There are many great artists whose primary medium include pencil and paper, but the artist’s sketch is not always intended as a finished work. A sketch may serve a number of purposes: it might record something that the artist sees, it might develop an idea for later use or it might be used as a quick way of graphically demonstrating an image. For those who refer to drawing to work out their ideas, a sketch becomes a rare piece seldom shared with their audience. As such, there is a special air of mystery that is associated with drawings. We’ve featured artists’ drawings in our Sketchbook Series on our blog, and in our print issues, where we’ve shone a light on scarcely shown sketch work by artists like Marco Mazzoni, and Femke Hiemstra, and Mark Ryden, to name a few. A new group exhibition “Lápiz, Papel o Tijera” (Pencil, Paper, Scissors) at Plastic Murs gallery in Spain aims to do the same for 30 artists.
Our next print issue of Hi-Fructose Magazine arrives in stores Jan. 1st, 2016! Featured in this issue is: A glaringly awesome cover by Japanese art icon Keiichi Tanaami. Tanaami’s history and story is amazing, and the result of which is a unique eye-splitting body of work we’re happy to bring to you in print. Plus Riikka Hyvönen’s “Derby Kisses”, Tip Toland’s meaningful hyper-real sculptures, Yellena James’ beautiful painted floral explosions, Mark Ryden’s latest show Dodecahedron, and the mighty ink pen of Kim Jung Gi. We follow this with extensive features on Eric White’s paintings of a Hollywood-gone-bizarro, Chris Mars’ frighteningly beautiful world, Yoshitoshi Kanemaki’s amazing multi-expressional sculptures, and painter Margaret Bowland’s immersive work about power and identity. Also in this issue, punk rock historian and RE/Search founder V.Vale delves into the new photography book Shot in the Dark: Collected Photography by David Arnoff, plus much more! Pre-order copies direct from us here!
The works of Italian artist Paolo Pedroni capture a whimsical and dark world populated by child-like maidens with an aristocratic flair. Though his art is often compared to a cross between Pop Surrealist, Mannerist and Baroque painting, it wasn’t until very recently that Pedroni discovered the Pop Surrealism genre, and he especially gravitated towards the works of Mark Ryden. More than than anything, Pedroni sees his work as a combination of two worlds- the real world in which we live and the fantasy of his own imagination. At first working in street art and graffiti, he eventually ventured into digital art, and most recently, oil painting. With each piece, Pedroni balances elements that are sweet, strange, and decidedly unnerving.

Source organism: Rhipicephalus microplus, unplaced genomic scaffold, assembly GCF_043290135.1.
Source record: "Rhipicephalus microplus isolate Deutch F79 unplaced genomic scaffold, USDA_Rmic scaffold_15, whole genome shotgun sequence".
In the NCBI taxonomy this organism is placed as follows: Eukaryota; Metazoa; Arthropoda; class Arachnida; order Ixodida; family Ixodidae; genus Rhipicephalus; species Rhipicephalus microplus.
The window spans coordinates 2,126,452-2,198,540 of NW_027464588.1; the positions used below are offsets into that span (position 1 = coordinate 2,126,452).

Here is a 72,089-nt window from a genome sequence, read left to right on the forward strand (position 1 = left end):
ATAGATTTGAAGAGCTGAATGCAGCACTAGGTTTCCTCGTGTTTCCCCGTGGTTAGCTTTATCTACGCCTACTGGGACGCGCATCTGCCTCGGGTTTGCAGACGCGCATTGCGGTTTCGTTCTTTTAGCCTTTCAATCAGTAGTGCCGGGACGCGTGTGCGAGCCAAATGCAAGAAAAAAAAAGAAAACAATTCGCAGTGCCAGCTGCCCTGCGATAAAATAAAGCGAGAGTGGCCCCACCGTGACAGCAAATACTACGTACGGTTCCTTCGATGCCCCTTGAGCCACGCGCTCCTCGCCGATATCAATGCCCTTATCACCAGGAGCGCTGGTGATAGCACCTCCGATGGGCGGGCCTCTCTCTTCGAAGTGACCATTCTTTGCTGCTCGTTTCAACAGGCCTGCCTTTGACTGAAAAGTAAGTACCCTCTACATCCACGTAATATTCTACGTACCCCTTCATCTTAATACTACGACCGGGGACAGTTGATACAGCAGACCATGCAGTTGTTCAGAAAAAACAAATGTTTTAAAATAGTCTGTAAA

Pop Surrealist Mark Ryden (Hi-Fructose Vol. 18) has long incorporated alchemy and numerology in his fairytale-like world, filled with symbols and strange letters. The Los Angeles based artist once said that if he hadn’t pursued art, his next choice would have been math or science. For his upcoming exhibition “Dodecahedron”, opening December 10th at Paul Kasmin Gallery in New York, Ryden looked to geometry for inspiration. His exhibition is so named after the “dodecahedron”, a 12-sided geometric shape of perfect symmetry and mystery.
This last Friday, the Museum of Art and History in Lancaster, California (MOAH) celebrated over twenty years of toy art with their retrospective exhibition, “The Art of Toys”. The exhibit is the first of its kind for the west coast, featuring some of the movement’s most memorable pieces by artists and their manufacturers. The first modern designer toys hit the market in the 1990s, with many of their creators originating in the Lowbrow, New Contemporary, and even graffiti scenes. Recognizing the potential for the collectibility of their characters, participating artists like Tim Biskup, Mark Ryden, Nathan Jurevicius, and even Hi-Fructose’s own Attaboy, began marketing their designs to collectors as limited editions.
On Saturday night, Heart N Soul Gallery in Culver City joined forces with some all-star New Contemporary artists to raise funds for the Aurelia Foundation. The foundation was created to provide funding and support for programs like “Step by Step”, enriching the lives of disabled adults. The charity is very close to home for the gallerist, whose daughter is one of the many young adults that receive assistance from these programs. Among the artists who have contributed both original, new and previous works to the cause include AJ Fosick, Ana Bagayan, Bob Doucette, Clayton Bros, James Jean, Lola, Marion Peck, Mark Ryden, Martin Witfooth, Naoto Hattori, Nate Frizzell, Shepard Fairey, Steven Daily, and more.